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COMMENTS ON THE WORK AND INFLUENCE OF ROBERT M. YOUNG
‘...by far the most controversial figure in historical Darwin scholarship, and a man who, in addition, may well be the most influential practitioner in the history of the field.’
— Ingemar Bohlin, University of Göteborg
’I agree with few of his conclusions and he agrees with none of mine, but I still think that his is the most exciting mind ever to have turned to the Darwinian Revolution.’
— Michael Ruse, Professor of Philosophy of Science, University of Guelph, author of Monad to Man: The Concept of Progress in Evolutionary Biology (Harvard, 1997)
‘...the world’s leading Darwin scholar.’
— John Durant, Professor of the Public Understanding of Science, Imperial College
‘Young’s writings provide, within the context of ‘Science’, the best critical account of human nature theory...’
— Christopher J. Berry, Glasgow University, author of Human Nature.
‘Young’s work has combined research in analytical perspectives that weave together historical studies of the brain and nervous system, psychological theories, medicine, the human sciences, labour process issues, attention to pedagogy and race, historical and contemporary apparatuses of cultural production and fundamental questions of epistemology. Even a cursory reading of his complex, cogent, incisive writings shows the depth of his scholarship and his groping beyond orthodoxies, whether they be professional or political. He has engaged controversies with deep intelligence in difficult circumstances, and he has had the courage of his convictions in print and in action. I consider Robert Young to be one of the central founders of critical science and technology studies as they have developed in the last twenty years in the anglophone world. His pursuit of the issues where they led, rather than his pursuit of an orthodox academic career, has, in my view, been his greatest strength. Young has attempted to influence cultural and intellectual practice through first-rate historical, philosophical and political analysis in professional and popular media. Therefore, his major scholarly contribution has been made in the midst of richly interesting, but also independent, publishing, editing, media production and psychoanalytic careers.’
‘His work on “The Historiographic and Ideological Contexts of the Nineteenth-Century Debate on Man’s Place in Nature” had an enormous influence on me intellectually, and I was not alone among both junior and senior people in the history of modern biology. That essay, and the other essays published in Darwin’s Metaphor remain gems in Darwin scholarship, representing the best in both humanely engaged and careful research in the humanities and social analysis. His Mind, Brain and Adaptation is still very valuable twenty-four years after its publication. His co-edited volumes on Science, Technology and the Labour Process brought sustained analysis and committed critical engagement to fundamental issues in technoscience.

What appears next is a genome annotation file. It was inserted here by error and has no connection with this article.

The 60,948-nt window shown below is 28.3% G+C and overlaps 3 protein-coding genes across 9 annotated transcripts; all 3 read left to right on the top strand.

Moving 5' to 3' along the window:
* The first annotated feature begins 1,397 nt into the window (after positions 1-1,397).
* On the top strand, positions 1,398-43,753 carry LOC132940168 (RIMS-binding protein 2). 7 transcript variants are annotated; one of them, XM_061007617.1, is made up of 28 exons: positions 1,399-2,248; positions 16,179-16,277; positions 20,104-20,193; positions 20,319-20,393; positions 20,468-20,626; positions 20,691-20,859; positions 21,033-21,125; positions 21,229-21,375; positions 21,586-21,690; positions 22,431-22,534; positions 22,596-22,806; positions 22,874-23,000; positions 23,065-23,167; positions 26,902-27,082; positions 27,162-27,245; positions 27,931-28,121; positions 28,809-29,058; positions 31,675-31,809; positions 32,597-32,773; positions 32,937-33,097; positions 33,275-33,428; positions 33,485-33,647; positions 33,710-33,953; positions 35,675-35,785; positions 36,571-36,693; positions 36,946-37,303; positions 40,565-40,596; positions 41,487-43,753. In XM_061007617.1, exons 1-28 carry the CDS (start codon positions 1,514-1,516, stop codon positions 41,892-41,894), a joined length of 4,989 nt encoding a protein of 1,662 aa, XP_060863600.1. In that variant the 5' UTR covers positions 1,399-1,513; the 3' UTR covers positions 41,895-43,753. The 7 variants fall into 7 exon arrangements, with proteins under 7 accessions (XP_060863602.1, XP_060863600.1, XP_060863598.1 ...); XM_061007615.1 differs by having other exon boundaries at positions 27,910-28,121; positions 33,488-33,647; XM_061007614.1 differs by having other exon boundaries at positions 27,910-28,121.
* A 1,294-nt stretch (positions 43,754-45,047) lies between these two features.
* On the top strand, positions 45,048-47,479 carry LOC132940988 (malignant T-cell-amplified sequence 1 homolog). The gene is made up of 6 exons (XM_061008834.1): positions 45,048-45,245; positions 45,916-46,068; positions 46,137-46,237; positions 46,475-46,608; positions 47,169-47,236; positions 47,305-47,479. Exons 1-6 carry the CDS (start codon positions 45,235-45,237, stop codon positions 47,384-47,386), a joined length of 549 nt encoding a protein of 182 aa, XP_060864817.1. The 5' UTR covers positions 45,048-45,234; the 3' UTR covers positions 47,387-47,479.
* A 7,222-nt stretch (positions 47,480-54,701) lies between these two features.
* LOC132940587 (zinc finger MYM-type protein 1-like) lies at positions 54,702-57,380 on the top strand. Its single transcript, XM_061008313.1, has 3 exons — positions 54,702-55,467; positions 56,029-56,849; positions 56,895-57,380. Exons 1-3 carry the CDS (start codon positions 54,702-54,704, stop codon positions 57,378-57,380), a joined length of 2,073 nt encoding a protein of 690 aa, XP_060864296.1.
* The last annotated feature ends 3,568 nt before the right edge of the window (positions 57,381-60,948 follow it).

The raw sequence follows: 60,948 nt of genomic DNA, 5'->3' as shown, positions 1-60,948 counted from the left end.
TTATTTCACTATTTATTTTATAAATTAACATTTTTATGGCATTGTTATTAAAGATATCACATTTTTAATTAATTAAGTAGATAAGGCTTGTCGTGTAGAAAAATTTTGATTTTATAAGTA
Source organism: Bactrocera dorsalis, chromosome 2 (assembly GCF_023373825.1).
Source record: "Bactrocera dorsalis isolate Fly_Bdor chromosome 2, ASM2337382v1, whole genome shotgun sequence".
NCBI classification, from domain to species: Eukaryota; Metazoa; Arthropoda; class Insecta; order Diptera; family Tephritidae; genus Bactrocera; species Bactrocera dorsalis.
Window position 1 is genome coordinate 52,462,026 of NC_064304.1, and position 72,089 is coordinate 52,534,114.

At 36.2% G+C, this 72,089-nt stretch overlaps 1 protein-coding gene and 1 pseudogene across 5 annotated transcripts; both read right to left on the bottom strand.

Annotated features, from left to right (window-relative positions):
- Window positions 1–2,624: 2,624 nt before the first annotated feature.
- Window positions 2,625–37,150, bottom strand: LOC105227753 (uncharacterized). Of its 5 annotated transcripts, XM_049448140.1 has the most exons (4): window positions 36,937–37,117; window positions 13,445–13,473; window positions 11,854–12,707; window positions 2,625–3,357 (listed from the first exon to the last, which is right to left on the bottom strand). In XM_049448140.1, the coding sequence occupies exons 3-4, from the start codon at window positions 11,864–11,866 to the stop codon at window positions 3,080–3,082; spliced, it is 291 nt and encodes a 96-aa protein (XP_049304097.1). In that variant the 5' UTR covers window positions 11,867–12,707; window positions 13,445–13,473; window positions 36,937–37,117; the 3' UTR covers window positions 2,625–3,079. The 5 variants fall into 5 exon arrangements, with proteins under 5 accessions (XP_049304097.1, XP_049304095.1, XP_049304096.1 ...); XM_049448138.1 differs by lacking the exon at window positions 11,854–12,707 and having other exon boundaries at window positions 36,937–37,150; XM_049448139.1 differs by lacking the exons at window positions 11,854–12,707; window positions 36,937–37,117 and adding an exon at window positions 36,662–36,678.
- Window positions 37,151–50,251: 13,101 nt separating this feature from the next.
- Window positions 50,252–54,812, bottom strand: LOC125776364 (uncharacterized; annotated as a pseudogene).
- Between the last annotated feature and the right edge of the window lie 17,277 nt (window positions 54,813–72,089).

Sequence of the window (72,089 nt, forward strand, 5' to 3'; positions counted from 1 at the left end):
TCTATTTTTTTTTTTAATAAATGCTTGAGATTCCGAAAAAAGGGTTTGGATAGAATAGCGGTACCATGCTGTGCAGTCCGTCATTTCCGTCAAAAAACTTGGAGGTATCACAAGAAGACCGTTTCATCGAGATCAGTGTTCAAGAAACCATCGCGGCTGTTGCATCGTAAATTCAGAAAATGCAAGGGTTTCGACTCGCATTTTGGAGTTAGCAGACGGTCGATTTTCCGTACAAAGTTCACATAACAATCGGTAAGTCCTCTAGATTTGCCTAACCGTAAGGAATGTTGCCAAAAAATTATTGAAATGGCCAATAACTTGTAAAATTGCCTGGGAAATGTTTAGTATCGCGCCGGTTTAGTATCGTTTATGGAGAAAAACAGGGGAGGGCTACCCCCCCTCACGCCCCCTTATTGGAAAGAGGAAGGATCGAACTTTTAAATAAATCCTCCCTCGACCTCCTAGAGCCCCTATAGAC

— Donna Haraway, Professor of the History of Consciousness, University of California, Santa Cruz, author of Primate Visions and Simians, Cyborgs and Women; winner of American Book Award
‘Everyone recognises Mind, Brain and Adaptation as a reference point, and it is always cited in histories of brain... It is not just an account of nineteenth-century brain theories but uncovers the central arguments in an attempt to construct a science of mind.’
— Roger Smith, Reader in History of Science, University of Lancaster, author of Inhibition: History and Meaning in the Sciences of Mind and Brain and The Fontana History of the Human Sciences
‘His book as a whole seems a model for the writing of the history of science. As, perhaps, a good historian of science must be, he is much more than a historian. Of the continuing and current conceptual problems of psychology he shows an awareness which neuro-physiologists who write on mind and brain might be encouraged, by reading his book, to share.’
— P. F. Strawson, Professor of Philosophy, Oxford, author of Individuals: an Essay in Descriptive Metaphysics (writing in the N. Y. Review of Books)
‘This is a volume of unusual excellence. Read it.’
— Mary A. B. Brazier, neurophysiologist (writing in Science)
‘It must be the most important work upon the evolution of thought upon the results of cerebral function written in the decade now ending.’
— Denis Williams (writing in Brain)
[Mind, Brain and Adaptation] ‘is a modern classic.’
— Peter Gay, Professor of History, Yale University and author of Freud: A Life for Our Time
[Free Association Books, the publishing house which Robert Young founded,] 'is the single most important influence on the culture of psychoanalysis since the war'.